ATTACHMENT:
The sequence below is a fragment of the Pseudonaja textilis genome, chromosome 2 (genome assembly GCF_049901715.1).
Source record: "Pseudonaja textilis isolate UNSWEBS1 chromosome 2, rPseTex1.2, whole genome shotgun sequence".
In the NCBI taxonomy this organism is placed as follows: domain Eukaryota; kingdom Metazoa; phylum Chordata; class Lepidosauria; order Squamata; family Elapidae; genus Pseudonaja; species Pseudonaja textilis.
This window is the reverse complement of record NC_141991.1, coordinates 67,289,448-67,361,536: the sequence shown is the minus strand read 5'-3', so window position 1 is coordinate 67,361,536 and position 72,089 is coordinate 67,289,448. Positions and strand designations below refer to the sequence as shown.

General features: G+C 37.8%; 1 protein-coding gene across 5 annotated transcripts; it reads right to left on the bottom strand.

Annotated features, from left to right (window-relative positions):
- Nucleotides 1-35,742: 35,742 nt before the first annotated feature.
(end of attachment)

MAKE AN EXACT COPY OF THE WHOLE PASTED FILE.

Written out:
The sequence below is a fragment of the Pseudonaja textilis genome, chromosome 2 (genome assembly GCF_049901715.1).
Source record: "Pseudonaja textilis isolate UNSWEBS1 chromosome 2, rPseTex1.2, whole genome shotgun sequence".
In the NCBI taxonomy this organism is placed as follows: domain Eukaryota; kingdom Metazoa; phylum Chordata; class Lepidosauria; order Squamata; family Elapidae; genus Pseudonaja; species Pseudonaja textilis.
This window is the reverse complement of record NC_141991.1, coordinates 67,289,448-67,361,536: the sequence shown is the minus strand read 5'-3', so window position 1 is coordinate 67,361,536 and position 72,089 is coordinate 67,289,448. Positions and strand designations below refer to the sequence as shown.

General features: G+C 37.8%; 1 protein-coding gene across 5 annotated transcripts; it reads right to left on the bottom strand.

Annotated features, from left to right (window-relative positions):
- Nucleotides 1-35,742: 35,742 nt before the first annotated feature.